SINT MAARTEN/THE NETHERLANDS – Thousands of people may have been wrongly fined or given community service by the public prosecution department over the past few years, the NRC said on Tuesday.
The paper bases its claim on an analysis of justice ministry information which shows guilt has not been properly established in some 6% of cases which are dealt with without the intervention of the courts.
With more than 30,000 people reaching a deal with the public prosecutor every year, this means some 2,000 people have convictions which may not have been properly handled, the paper says.
The public prosecution department has been able to hand out fines, community service sentences and banning orders without the involvement of the courts since 2008. The idea was to relieve pressure on the courts and deal with straight forward cases in an easy way.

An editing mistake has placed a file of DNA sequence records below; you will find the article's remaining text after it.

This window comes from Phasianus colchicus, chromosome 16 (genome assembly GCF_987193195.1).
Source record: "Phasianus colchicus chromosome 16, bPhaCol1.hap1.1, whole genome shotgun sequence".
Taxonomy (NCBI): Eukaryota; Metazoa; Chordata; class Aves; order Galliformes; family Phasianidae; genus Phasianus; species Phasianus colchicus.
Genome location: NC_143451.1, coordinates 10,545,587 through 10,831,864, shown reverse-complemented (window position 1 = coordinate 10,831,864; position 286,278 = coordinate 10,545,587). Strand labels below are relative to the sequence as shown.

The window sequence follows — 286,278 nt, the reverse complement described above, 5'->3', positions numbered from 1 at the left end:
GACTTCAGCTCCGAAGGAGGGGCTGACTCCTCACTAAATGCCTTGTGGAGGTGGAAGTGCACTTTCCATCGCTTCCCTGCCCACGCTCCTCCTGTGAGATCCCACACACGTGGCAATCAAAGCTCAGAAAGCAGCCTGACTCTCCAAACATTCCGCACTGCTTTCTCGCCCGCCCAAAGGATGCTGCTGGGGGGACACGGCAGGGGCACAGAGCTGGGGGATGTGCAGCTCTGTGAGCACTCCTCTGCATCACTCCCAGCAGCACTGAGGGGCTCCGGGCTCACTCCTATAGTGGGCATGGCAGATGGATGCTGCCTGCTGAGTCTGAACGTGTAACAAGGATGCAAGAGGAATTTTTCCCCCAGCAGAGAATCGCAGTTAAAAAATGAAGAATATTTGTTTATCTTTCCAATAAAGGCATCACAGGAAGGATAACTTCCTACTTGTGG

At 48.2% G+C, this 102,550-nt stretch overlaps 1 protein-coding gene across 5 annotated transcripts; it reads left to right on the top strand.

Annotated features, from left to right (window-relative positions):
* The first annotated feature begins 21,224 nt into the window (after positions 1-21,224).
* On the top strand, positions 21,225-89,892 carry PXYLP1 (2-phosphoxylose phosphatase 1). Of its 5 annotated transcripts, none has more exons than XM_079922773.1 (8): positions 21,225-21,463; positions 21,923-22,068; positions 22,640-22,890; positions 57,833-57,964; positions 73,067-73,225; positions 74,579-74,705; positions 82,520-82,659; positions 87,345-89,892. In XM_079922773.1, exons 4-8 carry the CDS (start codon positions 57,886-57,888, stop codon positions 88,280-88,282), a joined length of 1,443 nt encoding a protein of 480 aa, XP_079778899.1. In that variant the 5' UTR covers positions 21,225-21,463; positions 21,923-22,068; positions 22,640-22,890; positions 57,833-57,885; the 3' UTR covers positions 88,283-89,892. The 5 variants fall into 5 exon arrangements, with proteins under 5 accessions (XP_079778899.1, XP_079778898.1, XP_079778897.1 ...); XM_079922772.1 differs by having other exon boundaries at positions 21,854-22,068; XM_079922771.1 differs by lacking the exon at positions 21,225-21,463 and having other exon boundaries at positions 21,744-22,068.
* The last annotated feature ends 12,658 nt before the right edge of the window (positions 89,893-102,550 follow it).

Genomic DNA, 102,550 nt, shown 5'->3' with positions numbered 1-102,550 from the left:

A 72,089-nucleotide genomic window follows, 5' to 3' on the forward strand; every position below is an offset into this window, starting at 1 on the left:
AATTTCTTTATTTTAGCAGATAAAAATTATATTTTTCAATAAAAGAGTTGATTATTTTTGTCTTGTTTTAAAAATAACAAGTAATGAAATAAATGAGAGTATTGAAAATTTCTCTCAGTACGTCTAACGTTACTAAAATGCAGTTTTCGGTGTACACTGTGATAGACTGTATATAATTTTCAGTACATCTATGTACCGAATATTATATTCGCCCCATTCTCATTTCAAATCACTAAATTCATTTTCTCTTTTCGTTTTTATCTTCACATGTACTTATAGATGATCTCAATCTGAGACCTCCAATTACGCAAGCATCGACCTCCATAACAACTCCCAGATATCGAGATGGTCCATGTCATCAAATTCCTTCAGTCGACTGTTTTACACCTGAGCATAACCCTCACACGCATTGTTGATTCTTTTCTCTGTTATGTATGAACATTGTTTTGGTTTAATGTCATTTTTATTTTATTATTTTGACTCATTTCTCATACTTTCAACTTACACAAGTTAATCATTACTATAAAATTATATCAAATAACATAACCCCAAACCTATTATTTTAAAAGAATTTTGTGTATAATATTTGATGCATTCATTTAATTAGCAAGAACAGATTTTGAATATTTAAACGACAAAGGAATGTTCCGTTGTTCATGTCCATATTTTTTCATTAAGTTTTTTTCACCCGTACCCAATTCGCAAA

However, the information obtained by the NRC shows that in 2017, ‘guilt had not been adequately established’ in some 6% of cases. In some cases, this was due to a lack of evidence, in others the files were incomplete, or the person was charged with the wrong crime.
The public prosecution department told the NRC that this does not mean people were wrongly convicted. ‘It simply gives an indication that other opinions are possible,’ the department said. In addition, the department said, the new figures are a sharp improvement on 2016, when 15% of cases were found to have problems. (DutchNews)